In September 2008, Roscosmos officials were reported as saying that they would help cooperate with Cuba to implement a joint space program, including setting up a space center in Cuba, but the proposed space center in Cuba didn't materialize, so maybe the Cuban Revolutionary Armed Forces and CITMA (the Cuban science/technology/environment ministry) have secretly partnered with the South African aerospace industry to work on a multistage rocket to be jointly built by South Africa and Cuba. Venezuela, Cuba's top ally in Latin America, has built satellites launched atop Chinese rockets, and it would not be surprised if Cuba and South Africa are relying on help from China's space agency to help Cuba to lay the foundations for development for a purely Cuban-made SLV similar in height to North Korea's Paektusan-2 (Unha) and Iraq's Al-Abid (the latter which only got as far as a suborbital launch before the program was canceled due to the repercussions of Operation Desert Storm).

The Paektusan-2 (Unha) that concocted North Korea's first successful space launch in 2012 is about the same height as the Vostok-K that lofted Yuri Gagarin into orbit, so North Korea would need to mate the airframe of the Hwasong-15/17 with the second and third stages of the Paektusan-2 to create an SLV with enough thrust to loft a man into space, and given that North Korea's spacecraft have historically been constructed in secret notwithstanding anecdotal evidence by defected North Korean missile/rocket engineers, the DPRK could use a manned spaceflight for propaganda purposes to further bash the US for dismissing any North Korean space launch as merely utilizing ICBM tech. 

Link:
https://www.wired.com/2008/09/a-cuban-space-p/
https://www.spacedaily.com/reports/Russia_Cuba_To_Implement_Joint_Space_Programs_999.html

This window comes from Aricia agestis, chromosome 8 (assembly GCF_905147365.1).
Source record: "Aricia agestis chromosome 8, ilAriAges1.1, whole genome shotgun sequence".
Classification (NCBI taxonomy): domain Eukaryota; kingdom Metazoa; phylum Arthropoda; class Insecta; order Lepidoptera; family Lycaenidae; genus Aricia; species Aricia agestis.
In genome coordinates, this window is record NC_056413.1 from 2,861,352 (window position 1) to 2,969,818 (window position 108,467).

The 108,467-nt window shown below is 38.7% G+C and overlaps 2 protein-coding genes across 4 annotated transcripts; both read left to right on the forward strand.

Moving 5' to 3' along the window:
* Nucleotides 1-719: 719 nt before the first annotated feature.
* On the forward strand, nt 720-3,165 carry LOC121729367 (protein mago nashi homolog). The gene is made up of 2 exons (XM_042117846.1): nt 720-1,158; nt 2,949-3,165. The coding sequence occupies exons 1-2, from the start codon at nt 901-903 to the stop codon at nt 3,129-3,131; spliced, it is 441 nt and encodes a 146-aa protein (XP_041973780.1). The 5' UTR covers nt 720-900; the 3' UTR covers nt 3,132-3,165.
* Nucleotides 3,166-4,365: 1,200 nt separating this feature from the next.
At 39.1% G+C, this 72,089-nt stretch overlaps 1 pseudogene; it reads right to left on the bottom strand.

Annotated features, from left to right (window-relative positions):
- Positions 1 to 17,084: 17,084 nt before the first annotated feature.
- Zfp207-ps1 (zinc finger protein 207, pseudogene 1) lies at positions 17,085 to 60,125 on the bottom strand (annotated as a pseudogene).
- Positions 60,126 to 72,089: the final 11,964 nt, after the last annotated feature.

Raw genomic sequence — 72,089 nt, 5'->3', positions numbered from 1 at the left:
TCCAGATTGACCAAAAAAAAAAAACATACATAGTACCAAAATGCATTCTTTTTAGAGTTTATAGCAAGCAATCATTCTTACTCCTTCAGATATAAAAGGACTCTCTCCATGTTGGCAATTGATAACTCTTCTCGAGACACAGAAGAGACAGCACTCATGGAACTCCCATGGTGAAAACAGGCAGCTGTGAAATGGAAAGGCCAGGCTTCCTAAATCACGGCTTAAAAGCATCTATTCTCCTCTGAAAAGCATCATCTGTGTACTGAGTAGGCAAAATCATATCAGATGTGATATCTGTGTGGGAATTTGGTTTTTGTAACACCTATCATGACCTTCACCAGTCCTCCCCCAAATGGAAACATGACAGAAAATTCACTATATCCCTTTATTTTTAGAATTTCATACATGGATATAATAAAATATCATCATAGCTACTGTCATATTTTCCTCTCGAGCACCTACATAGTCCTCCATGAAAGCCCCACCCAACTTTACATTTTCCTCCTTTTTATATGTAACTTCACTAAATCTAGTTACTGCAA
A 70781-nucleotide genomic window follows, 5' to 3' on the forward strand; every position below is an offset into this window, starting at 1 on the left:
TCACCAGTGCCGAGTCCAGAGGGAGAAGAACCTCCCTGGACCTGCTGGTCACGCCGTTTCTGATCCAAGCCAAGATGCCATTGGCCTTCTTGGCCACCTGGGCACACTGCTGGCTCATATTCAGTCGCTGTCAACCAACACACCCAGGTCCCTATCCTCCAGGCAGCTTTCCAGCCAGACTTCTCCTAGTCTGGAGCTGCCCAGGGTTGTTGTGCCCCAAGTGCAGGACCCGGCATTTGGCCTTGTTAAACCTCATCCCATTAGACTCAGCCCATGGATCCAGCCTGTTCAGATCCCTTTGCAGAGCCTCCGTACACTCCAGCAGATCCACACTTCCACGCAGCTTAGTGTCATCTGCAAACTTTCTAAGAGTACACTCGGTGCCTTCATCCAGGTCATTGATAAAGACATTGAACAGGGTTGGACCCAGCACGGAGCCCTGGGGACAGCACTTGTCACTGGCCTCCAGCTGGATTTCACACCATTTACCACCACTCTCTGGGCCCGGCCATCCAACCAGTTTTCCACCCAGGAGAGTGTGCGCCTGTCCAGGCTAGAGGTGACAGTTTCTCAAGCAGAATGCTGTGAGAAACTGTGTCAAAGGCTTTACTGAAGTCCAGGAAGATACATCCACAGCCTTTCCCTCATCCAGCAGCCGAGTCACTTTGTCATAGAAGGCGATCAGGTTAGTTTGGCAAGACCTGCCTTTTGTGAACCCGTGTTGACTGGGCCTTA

Online freddo411

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Re: Predictions 2023
« Reply #3 on: 07/05/2022 07:32 pm »
I know it may be a bit early to speculate on what 2023 will hold for spaceflight worldwide, but I thought it may be about time for another predictions thread again.
...



YOu are correct ... too early

Offline whitelancer64

Re: Predictions 2023
« Reply #4 on: 07/05/2022 07:38 pm »
North Korea isn't developing a human space capsule, which also would require a rocket much larger than they have to launch it.

I don't think Cuba has a space launch program at all.

In September 2008, Roscosmos officials were reported as saying that they would help cooperate with Cuba to implement a joint space program, including setting up a space center in Cuba, but the proposed space center in Cuba didn't materialize, so maybe the Cuban Revolutionary Armed Forces and CITMA (the Cuban science/technology/environment ministry) have secretly partnered with the South African aerospace industry to work on a multistage rocket to be jointly built by South Africa and Cuba. Venezuela, Cuba's top ally in Latin America, has built satellites launched atop Chinese rockets, and it would not be surprised if Cuba and South Africa are relying on help from China's space agency to help Cuba to lay the foundations for development for a purely Cuban-made SLV similar in height to North Korea's Paektusan-2 (Unha) and Iraq's Al-Abid (the latter which only got as far as a suborbital launch before the program was canceled due to the repercussions of Operation Desert Storm).